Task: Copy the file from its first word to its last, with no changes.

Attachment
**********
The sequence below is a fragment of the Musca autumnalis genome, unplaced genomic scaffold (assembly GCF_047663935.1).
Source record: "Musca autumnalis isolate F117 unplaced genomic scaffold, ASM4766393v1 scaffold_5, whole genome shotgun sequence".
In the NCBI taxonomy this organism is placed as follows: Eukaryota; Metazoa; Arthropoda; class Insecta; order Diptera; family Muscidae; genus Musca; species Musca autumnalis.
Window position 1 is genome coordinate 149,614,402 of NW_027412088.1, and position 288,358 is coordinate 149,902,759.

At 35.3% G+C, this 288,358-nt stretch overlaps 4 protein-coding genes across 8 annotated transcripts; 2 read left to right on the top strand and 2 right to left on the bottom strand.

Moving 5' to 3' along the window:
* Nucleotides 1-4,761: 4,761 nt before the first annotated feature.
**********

The sequence below is a fragment of the Musca autumnalis genome, unplaced genomic scaffold (assembly GCF_047663935.1).
Source record: "Musca autumnalis isolate F117 unplaced genomic scaffold, ASM4766393v1 scaffold_5, whole genome shotgun sequence".
In the NCBI taxonomy this organism is placed as follows: Eukaryota; Metazoa; Arthropoda; class Insecta; order Diptera; family Muscidae; genus Musca; species Musca autumnalis.
Window position 1 is genome coordinate 149,614,402 of NW_027412088.1, and position 288,358 is coordinate 149,902,759.

At 35.3% G+C, this 288,358-nt stretch overlaps 4 protein-coding genes across 8 annotated transcripts; 2 read left to right on the top strand and 2 right to left on the bottom strand.

Moving 5' to 3' along the window:
* Nucleotides 1-4,761: 4,761 nt before the first annotated feature.